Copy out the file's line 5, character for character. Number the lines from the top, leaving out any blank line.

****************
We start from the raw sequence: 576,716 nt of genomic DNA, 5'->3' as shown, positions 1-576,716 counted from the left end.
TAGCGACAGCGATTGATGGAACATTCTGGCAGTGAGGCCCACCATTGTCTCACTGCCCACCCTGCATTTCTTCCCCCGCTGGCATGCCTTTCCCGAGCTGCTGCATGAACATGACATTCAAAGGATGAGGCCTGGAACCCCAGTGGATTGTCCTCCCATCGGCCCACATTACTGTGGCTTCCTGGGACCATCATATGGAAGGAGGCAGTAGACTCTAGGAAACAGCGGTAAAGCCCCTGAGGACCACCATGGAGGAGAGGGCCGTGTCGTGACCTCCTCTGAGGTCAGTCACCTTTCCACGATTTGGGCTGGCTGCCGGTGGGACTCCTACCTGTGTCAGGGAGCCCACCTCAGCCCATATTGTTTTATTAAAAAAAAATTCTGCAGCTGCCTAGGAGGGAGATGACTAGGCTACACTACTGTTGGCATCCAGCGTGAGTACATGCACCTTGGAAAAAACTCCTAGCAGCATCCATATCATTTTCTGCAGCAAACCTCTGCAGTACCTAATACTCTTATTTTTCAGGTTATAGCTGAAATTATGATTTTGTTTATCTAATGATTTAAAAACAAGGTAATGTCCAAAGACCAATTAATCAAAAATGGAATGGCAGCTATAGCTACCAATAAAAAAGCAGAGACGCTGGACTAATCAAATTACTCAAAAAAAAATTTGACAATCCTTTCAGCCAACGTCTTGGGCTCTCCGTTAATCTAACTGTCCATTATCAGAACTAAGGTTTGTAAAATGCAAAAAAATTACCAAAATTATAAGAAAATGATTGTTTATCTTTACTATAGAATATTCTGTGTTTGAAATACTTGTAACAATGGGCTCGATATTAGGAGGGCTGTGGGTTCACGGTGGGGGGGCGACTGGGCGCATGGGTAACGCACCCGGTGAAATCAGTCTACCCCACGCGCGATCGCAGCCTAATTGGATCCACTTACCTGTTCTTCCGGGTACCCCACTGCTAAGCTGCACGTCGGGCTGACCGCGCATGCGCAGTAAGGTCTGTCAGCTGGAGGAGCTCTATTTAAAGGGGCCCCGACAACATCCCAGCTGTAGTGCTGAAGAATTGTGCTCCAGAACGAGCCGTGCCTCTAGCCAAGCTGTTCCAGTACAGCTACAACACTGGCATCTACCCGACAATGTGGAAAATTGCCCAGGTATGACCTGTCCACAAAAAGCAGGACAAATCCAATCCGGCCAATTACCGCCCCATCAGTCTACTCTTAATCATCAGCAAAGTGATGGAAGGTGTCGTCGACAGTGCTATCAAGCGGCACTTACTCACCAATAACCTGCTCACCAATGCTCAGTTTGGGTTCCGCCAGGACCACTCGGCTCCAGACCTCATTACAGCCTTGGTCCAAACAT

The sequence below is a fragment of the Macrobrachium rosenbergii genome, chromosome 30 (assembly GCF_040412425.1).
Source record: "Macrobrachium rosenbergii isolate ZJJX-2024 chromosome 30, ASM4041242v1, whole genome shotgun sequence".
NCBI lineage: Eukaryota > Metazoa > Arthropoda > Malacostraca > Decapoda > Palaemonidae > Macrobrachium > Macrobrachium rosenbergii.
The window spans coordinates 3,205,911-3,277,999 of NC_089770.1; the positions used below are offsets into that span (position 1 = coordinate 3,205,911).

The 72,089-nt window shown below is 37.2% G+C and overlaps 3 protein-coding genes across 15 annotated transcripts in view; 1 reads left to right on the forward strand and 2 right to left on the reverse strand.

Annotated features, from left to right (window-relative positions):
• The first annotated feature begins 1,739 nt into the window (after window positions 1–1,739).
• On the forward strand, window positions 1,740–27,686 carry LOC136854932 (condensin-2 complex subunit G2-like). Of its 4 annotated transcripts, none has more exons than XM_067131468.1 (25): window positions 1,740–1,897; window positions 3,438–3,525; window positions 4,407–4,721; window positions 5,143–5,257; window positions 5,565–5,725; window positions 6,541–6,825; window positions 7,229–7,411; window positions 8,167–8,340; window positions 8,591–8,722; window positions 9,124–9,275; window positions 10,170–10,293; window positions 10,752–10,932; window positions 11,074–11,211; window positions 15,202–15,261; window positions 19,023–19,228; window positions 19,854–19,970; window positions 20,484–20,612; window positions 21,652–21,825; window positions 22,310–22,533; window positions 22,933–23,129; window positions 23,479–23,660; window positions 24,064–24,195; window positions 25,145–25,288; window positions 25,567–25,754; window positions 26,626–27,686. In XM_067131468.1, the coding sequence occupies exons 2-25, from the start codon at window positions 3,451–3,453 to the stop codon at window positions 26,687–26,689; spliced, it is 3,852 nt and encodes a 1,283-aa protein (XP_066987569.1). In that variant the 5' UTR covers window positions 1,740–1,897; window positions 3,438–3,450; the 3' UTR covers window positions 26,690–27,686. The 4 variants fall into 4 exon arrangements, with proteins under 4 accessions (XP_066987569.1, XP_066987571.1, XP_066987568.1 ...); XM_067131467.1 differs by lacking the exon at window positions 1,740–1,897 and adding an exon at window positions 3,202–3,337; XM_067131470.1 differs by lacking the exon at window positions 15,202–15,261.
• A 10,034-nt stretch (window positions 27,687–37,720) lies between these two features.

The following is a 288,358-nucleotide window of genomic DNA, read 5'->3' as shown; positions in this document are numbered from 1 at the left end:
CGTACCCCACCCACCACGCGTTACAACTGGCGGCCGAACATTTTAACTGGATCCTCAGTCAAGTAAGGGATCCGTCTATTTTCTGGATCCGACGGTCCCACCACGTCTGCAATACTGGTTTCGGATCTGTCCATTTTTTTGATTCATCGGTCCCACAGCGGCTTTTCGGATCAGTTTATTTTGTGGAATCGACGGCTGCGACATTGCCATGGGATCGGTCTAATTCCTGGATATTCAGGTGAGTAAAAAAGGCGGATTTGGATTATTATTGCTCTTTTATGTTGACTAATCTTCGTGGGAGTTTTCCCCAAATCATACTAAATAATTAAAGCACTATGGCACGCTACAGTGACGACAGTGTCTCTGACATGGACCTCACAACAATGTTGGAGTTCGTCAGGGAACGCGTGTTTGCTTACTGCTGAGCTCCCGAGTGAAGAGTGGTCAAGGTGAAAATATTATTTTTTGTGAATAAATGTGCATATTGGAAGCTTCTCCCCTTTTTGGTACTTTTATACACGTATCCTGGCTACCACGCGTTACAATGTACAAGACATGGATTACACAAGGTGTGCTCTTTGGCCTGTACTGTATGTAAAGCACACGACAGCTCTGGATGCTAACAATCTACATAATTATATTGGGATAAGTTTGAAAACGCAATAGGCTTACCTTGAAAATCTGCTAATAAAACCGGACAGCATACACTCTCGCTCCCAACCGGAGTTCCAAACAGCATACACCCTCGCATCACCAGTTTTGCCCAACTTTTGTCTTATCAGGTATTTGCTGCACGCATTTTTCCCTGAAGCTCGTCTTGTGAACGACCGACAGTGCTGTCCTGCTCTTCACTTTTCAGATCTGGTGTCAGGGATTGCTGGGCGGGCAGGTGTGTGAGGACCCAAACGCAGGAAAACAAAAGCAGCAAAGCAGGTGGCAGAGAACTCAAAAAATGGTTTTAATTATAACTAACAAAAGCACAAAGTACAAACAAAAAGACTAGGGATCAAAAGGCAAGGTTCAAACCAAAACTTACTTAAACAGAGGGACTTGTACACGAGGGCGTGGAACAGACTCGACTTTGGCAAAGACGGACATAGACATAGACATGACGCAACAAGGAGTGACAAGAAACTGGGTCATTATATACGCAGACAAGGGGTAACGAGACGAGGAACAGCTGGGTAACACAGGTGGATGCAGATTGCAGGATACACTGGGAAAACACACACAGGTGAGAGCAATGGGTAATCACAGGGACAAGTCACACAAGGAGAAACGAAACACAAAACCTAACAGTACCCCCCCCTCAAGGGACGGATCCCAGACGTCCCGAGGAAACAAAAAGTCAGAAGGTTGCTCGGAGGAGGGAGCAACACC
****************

NCBI lineage: Eukaryota > Metazoa > Arthropoda > Malacostraca > Decapoda > Palaemonidae > Macrobrachium > Macrobrachium rosenbergii.